RA: What continually amazes me is your ability to record actors at different times, at different places, and then you make the interplay sound so authentic and seamless in the final audio. What's your approach to working with performers in the booth that allows that to happen?

DM: A lot of people think that the business of directing is to point at people and say, "You do this and you say that." But I find the more you trust the actors, the better it is. And, of course, coming up to date, when you trust people like James McAvoy, he's going to give you gold because this is an intelligent, very good actor.

I came in on this saying I was a lousy actor when I was at college, and so I realized I'd have to do something else. I think I've gotten better. And somewhere, if you put all the tapes together, I think I'm playing most of the key roles in this. Because if James is playing Morpheus, I'm reading in the other parts to him. And by doing that, I get used to how James plays things. So then I work with Kat [Dennings]and then I'm playing James to her Death. And then I'm working with Kristen [Schaal], and I'm playing James and Kat to her Delirium.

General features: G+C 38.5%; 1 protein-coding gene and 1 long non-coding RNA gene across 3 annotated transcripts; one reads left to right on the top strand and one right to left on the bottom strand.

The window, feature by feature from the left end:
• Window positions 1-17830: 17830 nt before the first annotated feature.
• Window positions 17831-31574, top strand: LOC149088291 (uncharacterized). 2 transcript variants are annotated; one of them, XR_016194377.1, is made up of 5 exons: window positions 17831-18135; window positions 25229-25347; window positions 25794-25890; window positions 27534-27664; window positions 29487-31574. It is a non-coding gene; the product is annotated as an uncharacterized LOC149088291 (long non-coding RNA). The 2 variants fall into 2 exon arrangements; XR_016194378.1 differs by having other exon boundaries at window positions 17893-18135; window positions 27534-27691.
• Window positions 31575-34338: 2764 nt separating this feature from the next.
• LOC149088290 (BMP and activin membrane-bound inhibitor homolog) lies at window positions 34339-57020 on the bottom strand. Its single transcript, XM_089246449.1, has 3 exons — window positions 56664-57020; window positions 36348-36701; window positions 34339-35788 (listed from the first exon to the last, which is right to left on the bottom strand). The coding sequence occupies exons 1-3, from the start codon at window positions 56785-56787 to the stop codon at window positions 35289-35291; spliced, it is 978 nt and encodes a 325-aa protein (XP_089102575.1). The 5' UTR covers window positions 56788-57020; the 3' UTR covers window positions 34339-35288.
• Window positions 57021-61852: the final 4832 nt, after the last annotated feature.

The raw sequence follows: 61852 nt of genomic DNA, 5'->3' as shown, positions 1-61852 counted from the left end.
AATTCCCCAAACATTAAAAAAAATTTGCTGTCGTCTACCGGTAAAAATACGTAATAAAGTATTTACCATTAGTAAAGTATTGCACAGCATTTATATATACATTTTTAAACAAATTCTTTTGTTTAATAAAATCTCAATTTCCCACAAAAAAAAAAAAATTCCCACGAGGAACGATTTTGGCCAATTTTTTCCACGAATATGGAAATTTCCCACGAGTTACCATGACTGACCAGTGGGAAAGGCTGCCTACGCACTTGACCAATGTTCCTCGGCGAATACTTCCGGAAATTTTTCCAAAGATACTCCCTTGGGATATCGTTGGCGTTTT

I'm not claiming any great acting skills for myself here, I'm joking. But I do think I've, over the years, learned to lock in my head how something is going to sound and how the characters work from each other. And also, the actors do listen to what we've done. James listened to Act I and got where we got Morpheus. Similarly, Kat really knows what we've done with Death now. So they're comfortable in the roles. And I think it's kind of like you know what it's going to do. If you add H2O to bicarbonate of soda, it will fizz — you know, that sort of thing. I'm not a chemist, but I think that's what it is. They know what to expect. 

And then getting Kristen in, because I know how James and Kat will do what they do, I can kind of aim that at Kristen. And then she, who is a really good actress, she comes back with a performance that blends with that and so on. I don't think we've had any occasions when a remote-recorded member of the cast hasn't sensed where to place the ball. It's like a tennis match really. How to guarantee return of serve kind of thing, and that really is down to them, A, being professionals, B, being intelligent, because the really successful actors generally are very, very bright people. They're intelligent, they think.